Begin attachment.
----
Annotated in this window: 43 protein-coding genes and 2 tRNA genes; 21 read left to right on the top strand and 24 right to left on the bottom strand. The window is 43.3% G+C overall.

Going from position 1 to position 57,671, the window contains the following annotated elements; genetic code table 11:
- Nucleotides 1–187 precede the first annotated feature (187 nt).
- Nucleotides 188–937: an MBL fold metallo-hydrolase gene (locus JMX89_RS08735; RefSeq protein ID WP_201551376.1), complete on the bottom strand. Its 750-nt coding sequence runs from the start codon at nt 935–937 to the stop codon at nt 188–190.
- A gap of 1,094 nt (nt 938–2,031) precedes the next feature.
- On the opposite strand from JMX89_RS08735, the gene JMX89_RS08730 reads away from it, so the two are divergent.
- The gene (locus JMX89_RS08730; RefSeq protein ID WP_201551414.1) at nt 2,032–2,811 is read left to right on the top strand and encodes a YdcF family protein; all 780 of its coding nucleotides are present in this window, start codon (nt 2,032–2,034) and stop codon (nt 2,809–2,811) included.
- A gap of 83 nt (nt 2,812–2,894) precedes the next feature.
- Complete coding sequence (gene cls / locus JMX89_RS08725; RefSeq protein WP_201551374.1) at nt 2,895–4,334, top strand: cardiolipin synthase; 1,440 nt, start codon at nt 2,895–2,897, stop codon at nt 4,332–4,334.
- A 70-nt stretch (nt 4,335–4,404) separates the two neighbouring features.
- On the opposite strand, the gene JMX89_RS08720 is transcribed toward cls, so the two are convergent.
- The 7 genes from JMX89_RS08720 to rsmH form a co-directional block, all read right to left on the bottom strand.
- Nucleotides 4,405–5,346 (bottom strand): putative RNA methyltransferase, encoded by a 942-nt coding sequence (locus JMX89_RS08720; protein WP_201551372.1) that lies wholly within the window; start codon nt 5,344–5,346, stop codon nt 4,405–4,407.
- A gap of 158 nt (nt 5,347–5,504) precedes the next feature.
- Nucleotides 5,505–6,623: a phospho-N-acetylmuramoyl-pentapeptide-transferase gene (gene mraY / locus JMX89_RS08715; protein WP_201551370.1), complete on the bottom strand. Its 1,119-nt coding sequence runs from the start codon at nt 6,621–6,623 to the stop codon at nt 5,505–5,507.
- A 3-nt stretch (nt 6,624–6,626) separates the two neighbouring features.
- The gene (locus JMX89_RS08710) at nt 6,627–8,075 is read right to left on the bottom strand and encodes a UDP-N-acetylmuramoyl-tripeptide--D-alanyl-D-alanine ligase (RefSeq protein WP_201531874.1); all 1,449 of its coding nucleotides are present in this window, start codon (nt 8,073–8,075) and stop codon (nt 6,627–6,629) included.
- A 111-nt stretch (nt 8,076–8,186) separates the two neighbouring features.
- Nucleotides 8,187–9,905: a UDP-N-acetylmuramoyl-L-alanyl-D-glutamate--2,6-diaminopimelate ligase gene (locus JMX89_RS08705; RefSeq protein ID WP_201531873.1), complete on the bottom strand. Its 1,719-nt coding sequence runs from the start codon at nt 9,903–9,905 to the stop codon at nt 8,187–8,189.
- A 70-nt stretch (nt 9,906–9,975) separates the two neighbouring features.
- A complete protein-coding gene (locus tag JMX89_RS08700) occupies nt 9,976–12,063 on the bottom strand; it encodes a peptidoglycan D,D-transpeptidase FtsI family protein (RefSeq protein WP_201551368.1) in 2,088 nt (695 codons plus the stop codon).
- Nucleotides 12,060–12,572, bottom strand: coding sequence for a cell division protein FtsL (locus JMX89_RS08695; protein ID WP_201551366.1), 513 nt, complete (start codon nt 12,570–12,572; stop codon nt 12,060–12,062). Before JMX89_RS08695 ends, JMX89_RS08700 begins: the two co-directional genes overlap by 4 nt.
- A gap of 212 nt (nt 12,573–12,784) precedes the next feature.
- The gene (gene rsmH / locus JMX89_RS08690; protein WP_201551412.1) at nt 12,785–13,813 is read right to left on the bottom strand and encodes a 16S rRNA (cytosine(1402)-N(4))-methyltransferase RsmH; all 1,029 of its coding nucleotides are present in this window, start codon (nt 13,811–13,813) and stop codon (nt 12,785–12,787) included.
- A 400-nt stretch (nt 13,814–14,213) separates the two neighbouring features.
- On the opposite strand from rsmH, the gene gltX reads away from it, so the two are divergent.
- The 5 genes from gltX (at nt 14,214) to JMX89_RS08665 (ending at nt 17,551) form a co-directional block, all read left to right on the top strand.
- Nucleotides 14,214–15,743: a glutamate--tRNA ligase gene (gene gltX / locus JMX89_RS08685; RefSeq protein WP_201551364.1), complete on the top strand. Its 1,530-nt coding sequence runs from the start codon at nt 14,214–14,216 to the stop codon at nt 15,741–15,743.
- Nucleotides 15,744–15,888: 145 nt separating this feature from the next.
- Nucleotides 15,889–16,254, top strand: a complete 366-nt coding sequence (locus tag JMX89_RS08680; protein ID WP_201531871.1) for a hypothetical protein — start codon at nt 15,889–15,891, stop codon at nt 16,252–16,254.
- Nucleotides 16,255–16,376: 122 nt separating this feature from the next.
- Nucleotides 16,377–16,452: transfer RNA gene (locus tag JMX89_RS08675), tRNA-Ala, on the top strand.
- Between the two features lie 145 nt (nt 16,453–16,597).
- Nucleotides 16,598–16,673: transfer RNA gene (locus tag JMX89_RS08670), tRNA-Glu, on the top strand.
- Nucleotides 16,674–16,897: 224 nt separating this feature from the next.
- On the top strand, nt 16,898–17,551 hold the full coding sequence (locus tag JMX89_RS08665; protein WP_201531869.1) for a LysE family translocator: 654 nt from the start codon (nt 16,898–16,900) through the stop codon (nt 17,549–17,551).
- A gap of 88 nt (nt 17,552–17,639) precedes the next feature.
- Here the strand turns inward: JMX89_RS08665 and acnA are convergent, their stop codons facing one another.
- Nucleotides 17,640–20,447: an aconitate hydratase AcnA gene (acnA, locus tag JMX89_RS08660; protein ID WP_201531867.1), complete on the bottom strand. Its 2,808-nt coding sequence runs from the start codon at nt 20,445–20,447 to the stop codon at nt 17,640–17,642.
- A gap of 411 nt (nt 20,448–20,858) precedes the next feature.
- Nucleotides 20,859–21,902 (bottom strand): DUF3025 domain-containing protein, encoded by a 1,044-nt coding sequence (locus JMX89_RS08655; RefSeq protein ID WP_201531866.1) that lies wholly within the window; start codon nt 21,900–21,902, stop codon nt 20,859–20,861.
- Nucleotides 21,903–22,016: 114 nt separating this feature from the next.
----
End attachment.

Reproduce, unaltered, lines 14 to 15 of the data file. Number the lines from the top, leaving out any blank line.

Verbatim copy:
- A gap of 158 nt (nt 5,347–5,504) precedes the next feature.
- Nucleotides 5,505–6,623: a phospho-N-acetylmuramoyl-pentapeptide-transferase gene (gene mraY / locus JMX89_RS08715; protein WP_201551370.1), complete on the bottom strand. Its 1,119-nt coding sequence runs from the start codon at nt 6,621–6,623 to the stop codon at nt 5,505–5,507.